Droel edits a newsletter on faith and work, INITIATIVES (PO Box 291102, Chicago, IL 60629)

Tuesday, October 20, 2015


Joseph Cardinal Cardijn

Let me follow up on Bill Droel’s very important article on Roman Catholic Labor Schools. ( Oct 7, 2015)  I would like to recount Milwaukee’s experience with the Cardijn Center and Labor Schools and propose an expansion to a model, similar to Cardijn, which is already underway.

          Milwaukee’s experience with Catholic Labor Schools is related to the Cardijn Center established in 1949 by John Russell Beix – a Milwaukee diocesan priest.  The Center was more than a labor center; it promoted the Christian Family Movement (C.F.M.) and was a social and education center for young people from Wisconsin farms looking for work in industrial Milwaukee.  An educational emphasis was on the new understanding of Catholic Social Teaching prompted by the encyclicals Rerum Novarum and Quadragesimo Anno.  The Center was named after a priest, Canon Joseph Cardijn of Belgium who founded the Young Christian Workers Movement.  Cardijn insisted that Catholics get involved in every day politics.  His method was – observe, judge and act.  Cardijn was inspired by Popes Pius X, and XI’s emphasis on Catholic action.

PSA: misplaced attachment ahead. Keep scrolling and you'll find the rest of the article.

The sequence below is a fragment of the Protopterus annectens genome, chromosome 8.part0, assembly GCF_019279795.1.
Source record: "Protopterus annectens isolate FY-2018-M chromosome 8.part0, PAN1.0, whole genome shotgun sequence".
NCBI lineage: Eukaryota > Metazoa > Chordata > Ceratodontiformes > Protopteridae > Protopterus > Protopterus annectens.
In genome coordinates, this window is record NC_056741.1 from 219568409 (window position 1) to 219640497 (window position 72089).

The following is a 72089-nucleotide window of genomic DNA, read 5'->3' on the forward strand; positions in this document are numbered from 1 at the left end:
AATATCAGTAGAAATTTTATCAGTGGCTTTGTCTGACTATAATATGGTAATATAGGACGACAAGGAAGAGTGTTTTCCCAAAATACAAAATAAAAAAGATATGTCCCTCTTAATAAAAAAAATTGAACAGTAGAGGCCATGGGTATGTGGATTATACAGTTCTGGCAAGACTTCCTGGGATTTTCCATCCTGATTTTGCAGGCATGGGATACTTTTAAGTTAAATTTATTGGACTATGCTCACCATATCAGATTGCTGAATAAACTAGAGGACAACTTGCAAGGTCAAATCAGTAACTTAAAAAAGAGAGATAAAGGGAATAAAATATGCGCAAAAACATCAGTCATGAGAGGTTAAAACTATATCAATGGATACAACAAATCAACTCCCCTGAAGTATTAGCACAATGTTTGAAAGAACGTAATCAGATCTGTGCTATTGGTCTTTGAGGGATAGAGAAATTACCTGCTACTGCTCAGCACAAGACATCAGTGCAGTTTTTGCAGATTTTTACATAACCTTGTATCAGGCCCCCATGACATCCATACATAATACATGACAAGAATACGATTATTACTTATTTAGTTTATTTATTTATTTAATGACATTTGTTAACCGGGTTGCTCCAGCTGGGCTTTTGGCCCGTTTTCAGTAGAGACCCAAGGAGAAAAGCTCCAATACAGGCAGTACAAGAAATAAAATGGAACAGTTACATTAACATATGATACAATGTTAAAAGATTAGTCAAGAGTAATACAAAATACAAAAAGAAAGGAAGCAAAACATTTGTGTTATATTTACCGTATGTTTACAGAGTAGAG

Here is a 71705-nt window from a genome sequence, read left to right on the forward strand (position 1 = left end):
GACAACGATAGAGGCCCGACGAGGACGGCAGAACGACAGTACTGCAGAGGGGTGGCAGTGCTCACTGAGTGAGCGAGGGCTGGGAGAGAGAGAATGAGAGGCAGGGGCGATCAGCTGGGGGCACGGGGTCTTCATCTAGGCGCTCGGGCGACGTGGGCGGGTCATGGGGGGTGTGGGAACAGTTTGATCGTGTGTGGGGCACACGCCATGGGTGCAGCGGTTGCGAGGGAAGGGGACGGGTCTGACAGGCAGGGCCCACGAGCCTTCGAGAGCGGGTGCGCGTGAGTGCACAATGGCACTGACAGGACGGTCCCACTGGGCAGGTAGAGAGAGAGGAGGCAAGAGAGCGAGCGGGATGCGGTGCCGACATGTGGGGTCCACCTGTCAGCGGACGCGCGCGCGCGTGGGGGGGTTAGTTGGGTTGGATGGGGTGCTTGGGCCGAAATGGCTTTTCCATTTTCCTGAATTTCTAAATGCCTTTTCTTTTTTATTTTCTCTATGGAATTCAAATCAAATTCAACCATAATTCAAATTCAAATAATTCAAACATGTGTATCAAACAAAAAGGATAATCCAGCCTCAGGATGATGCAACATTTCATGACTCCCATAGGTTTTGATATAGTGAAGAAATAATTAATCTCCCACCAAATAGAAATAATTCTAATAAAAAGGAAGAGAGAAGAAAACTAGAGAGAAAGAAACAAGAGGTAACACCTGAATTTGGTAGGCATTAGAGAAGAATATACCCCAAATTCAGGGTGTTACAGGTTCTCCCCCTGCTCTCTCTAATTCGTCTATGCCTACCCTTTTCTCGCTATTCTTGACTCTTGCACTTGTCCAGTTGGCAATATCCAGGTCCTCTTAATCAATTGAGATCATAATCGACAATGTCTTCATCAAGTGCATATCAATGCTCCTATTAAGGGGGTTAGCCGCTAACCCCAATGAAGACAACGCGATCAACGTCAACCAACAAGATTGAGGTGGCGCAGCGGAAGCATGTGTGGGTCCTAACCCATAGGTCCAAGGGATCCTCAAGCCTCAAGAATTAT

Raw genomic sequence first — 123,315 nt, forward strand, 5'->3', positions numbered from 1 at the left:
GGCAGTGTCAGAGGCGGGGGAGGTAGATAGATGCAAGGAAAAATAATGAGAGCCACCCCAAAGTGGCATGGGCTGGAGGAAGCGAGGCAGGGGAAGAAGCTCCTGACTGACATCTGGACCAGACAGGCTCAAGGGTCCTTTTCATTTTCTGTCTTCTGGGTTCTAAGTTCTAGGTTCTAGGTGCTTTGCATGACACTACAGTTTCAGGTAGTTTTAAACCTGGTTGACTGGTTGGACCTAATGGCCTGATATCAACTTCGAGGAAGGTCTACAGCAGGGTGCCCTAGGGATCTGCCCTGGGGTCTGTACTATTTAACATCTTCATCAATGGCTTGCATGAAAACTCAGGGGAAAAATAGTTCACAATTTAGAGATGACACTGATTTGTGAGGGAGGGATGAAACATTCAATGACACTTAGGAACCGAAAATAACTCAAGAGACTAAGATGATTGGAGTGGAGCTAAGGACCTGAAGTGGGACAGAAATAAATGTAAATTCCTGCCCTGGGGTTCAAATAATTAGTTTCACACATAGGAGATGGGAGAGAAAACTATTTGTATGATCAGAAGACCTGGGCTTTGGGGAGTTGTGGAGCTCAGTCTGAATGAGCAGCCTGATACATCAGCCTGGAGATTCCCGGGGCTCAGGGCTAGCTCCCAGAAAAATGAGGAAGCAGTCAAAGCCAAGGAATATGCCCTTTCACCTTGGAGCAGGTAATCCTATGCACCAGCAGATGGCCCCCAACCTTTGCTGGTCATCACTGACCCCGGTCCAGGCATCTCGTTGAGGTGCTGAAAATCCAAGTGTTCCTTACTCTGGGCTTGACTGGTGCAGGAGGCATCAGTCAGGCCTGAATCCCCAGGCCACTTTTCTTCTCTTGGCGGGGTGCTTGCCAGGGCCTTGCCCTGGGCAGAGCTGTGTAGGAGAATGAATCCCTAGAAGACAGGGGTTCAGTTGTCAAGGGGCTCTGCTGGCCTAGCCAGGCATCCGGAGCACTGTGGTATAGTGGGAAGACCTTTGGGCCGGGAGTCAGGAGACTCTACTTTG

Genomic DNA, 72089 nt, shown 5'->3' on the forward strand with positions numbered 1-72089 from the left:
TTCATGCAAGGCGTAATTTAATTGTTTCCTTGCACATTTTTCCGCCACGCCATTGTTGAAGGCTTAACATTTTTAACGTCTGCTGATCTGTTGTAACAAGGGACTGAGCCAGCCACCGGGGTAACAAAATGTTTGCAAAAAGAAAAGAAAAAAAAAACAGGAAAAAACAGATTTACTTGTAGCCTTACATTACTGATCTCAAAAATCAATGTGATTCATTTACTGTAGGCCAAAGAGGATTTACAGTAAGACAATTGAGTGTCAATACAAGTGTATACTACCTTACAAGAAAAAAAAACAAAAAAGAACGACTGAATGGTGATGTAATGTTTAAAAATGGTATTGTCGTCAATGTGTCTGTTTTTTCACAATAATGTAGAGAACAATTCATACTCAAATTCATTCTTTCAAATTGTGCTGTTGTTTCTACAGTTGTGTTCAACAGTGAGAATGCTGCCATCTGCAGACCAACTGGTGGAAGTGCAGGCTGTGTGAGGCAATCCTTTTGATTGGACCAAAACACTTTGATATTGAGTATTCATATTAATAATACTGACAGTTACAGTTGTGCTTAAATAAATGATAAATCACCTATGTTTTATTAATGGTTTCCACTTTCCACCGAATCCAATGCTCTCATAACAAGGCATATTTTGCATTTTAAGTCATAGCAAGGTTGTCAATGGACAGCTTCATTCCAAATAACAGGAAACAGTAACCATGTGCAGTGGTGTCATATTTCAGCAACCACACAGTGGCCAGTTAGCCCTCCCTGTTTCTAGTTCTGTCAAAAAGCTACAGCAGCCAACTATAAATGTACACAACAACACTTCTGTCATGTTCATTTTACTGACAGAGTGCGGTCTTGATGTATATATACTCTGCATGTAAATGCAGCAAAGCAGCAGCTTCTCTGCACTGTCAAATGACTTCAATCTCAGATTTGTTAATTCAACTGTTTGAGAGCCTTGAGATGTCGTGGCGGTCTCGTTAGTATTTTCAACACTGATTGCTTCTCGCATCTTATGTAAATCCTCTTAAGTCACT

The Cardijn Center was sanctioned by Archbishop Moses Kiley but was under constant scrutiny and criticism by conservative priests in the diocese.  Milwaukee has a history of ultra conservative clergy who considered the focus of the Center not spiritual enough and did not trust the strong input of the laity that the Cardijn Center fostered.  In contrast Milwaukee seminary professors, some who later became bishops in other dioceses as Bishop Haas and Cardinal Muench, were strong advocates for workers.  Under pressure from the Archdiocese the Cardijn Center ceased to be a social and education center in the early 60’s but continued as a book store on the Marquette University campus.  The book store closed in 1995.

          The difficulty in promoting labor rights with the ever prevailing conservative hierarchy in charge is exemplified by the experience of Milwaukee archdiocesan priest Francis Eschweiler. He was a student of then Monsignor Hass and an ally of Father Beix.  Eschweiler is quoted in a book by Paul Wilkes, These Priests Stay and reprinted in Fire in the Heart Reflections on his ministry by Father Fran Eschweiler.

          I conducted what was known in those days as ‘Labor Schools.’              I went to the blue collar workers and taught them what to expect     when they were part of a bargaining committee and how to handle themselves.  I’d work with guys who were organizing and developing Unions and just and just try to give them the Christian ammunition, the basis of good Catholic action as enunciated by the two encyclicals.  (Rerum Novarum and Quadragesimo Anno)

          In 1947 as a young priest, Eschweiler supported workers who were striking at Allis Chalmers.  The Labor Priest Eschweiler was summarily exiled to Kewaskum, WI by Archbishop Kiley for his activities during the strike.  A response by Father Eschweiler is found in Paul Wilkes’ book and Fire in the Heart,